Okay, at the risk of having Richard or Brian or anyone else here make fun of me, I wish to chime in. Firstly, I do know the original post was from 2009, but I believe the mountain lion populations have been growing steadily every year, bringing the subject closer & closer to home (I mean literally, in some places), so while they may not be seen, you can pretty much bet they are out there...
We have them here in south-central Wisconsin, even tho the Dept. of Natural Resources (DNR) denied it for several years. One was spotted only about a mile from our place after killing a neighbor's cow - and we don't even live "out in the middle of nowhere" (as I lovingly refer to the Moon Creek area). (We also have an occasional black bear sighting here & I personally saw a wolverine on our property.) After neighbors reported animal maulings & killings, the DNR did acknowledge that a few mountain lions might be around, but a little while after that, the news came out that several years ago,the DNR had released at least one breeding pair into a wildlife refuge about 35 miles north of us, without telling the public... so they knew all along.
One year (I think maybe 2007) my husband wanted to bow hunt on my uncle & aunt's place near the North Unit of Teddy Roosevelt Park in western ND. They had witnessed a pair of cougars cross the road in front of them near their place, & another lady nearby watched one walk by her kitchen door out on the ranch, so we knew they were there. I called the state of ND to ask if my husband would be allowed to carry a handgun for safety against cougar attack, given these sightings, & was told "there are no mountain lions in that part of North Dakota." This was in Sept. & the following January, my family sent us a news clip that North Dakota had authorized a hunt with 5 licenses being sold & I believe all were filled in a very short time.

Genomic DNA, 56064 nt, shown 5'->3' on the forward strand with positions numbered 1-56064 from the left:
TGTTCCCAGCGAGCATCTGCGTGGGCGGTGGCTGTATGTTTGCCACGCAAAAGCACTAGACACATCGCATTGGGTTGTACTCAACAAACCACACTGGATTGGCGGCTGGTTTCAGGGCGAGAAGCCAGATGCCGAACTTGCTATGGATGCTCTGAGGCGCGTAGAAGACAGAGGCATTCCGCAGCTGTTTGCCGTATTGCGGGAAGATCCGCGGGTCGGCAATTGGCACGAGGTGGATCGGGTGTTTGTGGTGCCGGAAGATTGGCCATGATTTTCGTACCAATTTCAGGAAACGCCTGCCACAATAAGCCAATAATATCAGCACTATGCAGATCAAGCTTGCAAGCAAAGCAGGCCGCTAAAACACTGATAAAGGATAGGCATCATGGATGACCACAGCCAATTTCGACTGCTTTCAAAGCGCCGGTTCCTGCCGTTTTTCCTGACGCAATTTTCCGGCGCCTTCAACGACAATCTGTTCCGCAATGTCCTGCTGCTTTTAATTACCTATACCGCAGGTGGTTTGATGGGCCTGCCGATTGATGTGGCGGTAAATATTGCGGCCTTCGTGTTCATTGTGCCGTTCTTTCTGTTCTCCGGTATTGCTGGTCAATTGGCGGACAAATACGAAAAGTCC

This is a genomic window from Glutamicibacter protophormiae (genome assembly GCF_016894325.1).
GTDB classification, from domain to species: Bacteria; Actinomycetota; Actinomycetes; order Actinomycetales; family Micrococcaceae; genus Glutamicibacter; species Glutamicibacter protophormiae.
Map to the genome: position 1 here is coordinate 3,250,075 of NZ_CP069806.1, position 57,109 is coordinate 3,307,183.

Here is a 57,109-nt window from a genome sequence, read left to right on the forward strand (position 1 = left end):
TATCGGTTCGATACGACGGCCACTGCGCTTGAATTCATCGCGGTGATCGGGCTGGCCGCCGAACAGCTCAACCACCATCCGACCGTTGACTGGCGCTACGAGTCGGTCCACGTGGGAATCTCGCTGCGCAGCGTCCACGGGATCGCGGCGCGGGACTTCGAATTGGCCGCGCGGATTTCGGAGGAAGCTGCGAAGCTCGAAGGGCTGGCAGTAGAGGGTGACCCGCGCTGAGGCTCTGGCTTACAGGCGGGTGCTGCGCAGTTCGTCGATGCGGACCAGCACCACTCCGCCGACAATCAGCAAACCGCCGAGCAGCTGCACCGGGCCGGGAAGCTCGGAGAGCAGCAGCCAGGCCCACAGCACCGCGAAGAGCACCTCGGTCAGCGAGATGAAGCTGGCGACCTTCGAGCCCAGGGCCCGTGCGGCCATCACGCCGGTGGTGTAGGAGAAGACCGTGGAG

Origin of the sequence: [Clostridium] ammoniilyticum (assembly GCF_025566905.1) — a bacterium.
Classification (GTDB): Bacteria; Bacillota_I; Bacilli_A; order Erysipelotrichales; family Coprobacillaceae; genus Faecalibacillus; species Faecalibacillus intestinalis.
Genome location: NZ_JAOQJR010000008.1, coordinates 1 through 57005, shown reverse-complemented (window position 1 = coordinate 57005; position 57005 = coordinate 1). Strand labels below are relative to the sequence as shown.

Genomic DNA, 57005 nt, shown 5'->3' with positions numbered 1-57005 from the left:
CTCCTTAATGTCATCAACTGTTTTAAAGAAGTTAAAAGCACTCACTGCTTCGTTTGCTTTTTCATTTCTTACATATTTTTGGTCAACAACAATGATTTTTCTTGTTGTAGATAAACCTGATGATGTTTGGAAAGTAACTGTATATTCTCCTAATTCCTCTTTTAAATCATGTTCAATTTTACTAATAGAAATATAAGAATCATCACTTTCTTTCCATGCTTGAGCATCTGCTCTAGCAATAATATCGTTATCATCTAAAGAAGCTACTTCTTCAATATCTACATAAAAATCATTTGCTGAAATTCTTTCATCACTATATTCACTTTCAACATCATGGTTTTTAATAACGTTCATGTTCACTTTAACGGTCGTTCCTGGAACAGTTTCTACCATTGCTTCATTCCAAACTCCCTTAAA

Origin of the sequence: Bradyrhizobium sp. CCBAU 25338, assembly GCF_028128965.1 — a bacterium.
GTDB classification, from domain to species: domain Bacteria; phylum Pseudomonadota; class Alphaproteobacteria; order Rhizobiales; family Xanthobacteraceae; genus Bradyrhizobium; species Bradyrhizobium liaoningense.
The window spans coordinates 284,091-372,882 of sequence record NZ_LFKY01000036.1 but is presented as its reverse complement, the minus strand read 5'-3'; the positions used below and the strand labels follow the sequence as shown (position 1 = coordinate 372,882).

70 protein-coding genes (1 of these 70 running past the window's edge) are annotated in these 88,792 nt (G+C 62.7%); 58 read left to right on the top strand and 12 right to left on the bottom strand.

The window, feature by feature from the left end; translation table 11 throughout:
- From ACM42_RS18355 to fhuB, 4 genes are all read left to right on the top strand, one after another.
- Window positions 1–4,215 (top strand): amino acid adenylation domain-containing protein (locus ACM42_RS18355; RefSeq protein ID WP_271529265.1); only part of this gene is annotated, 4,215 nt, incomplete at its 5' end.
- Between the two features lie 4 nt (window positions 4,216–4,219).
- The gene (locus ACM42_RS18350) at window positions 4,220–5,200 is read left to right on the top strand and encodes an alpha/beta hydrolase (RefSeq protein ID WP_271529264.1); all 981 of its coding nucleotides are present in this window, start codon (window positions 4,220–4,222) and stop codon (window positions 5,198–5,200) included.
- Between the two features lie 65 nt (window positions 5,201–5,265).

There will always be people trying to "tame" wild animals, even tho most of us are told when we're children that it can't be done - that you should never completely trust an animal that was once wild or has wild genes. There will always be people wanting to study the animals. There will always be parents who are concerned for the safety of their children with regards to any wild animals or those with wild genes that may wander into their neighborhood. And there will always be people who want one of everything hanging on their trophy wall. That's the world we live in. I think the most important thing is to treat animals with respect & caution.
Lastly, thanks so much Carol, for posting some actual statistics. :0)